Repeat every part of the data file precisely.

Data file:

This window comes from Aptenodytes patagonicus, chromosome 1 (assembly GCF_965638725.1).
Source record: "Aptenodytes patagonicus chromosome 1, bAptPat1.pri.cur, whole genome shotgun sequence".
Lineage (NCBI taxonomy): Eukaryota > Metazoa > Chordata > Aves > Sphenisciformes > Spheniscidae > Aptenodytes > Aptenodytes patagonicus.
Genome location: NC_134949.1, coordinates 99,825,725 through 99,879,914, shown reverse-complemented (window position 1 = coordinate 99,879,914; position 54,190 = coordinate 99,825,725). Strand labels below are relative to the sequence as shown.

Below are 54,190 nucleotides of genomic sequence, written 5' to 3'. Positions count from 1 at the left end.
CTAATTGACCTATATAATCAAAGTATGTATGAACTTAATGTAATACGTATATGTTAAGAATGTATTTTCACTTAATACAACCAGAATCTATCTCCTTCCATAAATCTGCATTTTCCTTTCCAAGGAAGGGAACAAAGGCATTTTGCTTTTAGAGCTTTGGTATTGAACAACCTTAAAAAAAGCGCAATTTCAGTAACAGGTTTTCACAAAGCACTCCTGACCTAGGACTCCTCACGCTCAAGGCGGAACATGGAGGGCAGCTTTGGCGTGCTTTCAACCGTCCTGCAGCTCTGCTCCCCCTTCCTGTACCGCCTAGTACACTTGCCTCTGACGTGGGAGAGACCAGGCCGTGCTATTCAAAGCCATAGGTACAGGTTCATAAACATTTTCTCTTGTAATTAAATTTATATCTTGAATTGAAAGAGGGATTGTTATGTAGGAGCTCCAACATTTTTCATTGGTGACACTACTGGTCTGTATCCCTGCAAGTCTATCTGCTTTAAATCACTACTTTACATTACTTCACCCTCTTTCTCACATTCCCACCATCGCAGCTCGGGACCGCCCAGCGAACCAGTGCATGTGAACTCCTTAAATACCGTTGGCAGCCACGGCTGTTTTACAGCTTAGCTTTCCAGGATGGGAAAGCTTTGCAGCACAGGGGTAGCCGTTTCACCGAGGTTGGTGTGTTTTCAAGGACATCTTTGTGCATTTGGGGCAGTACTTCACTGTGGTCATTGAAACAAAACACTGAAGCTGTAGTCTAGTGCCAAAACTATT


This window comes from Aptenodytes patagonicus, chromosome 1 (assembly GCF_965638725.1).
Source record: "Aptenodytes patagonicus chromosome 1, bAptPat1.pri.cur, whole genome shotgun sequence".
Lineage (NCBI taxonomy): Eukaryota > Metazoa > Chordata > Aves > Sphenisciformes > Spheniscidae > Aptenodytes > Aptenodytes patagonicus.
Genome location: NC_134949.1, coordinates 99,825,725 through 99,879,914, shown reverse-complemented (window position 1 = coordinate 99,879,914; position 54,190 = coordinate 99,825,725). Strand labels below are relative to the sequence as shown.

Below are 54,190 nucleotides of genomic sequence, written 5' to 3'. Positions count from 1 at the left end.
CTAATTGACCTATATAATCAAAGTATGTATGAACTTAATGTAATACGTATATGTTAAGAATGTATTTTCACTTAATACAACCAGAATCTATCTCCTTCCATAAATCTGCATTTTCCTTTCCAAGGAAGGGAACAAAGGCATTTTGCTTTTAGAGCTTTGGTATTGAACAACCTTAAAAAAAGCGCAATTTCAGTAACAGGTTTTCACAAAGCACTCCTGACCTAGGACTCCTCACGCTCAAGGCGGAACATGGAGGGCAGCTTTGGCGTGCTTTCAACCGTCCTGCAGCTCTGCTCCCCCTTCCTGTACCGCCTAGTACACTTGCCTCTGACGTGGGAGAGACCAGGCCGTGCTATTCAAAGCCATAGGTACAGGTTCATAAACATTTTCTCTTGTAATTAAATTTATATCTTGAATTGAAAGAGGGATTGTTATGTAGGAGCTCCAACATTTTTCATTGGTGACACTACTGGTCTGTATCCCTGCAAGTCTATCTGCTTTAAATCACTACTTTACATTACTTCACCCTCTTTCTCACATTCCCACCATCGCAGCTCGGGACCGCCCAGCGAACCAGTGCATGTGAACTCCTTAAATACCGTTGGCAGCCACGGCTGTTTTACAGCTTAGCTTTCCAGGATGGGAAAGCTTTGCAGCACAGGGGTAGCCGTTTCACCGAGGTTGGTGTGTTTTCAAGGACATCTTTGTGCATTTGGGGCAGTACTTCACTGTGGTCATTGAAACAAAACACTGAAGCTGTAGTCTAGTGCCAAAACTATT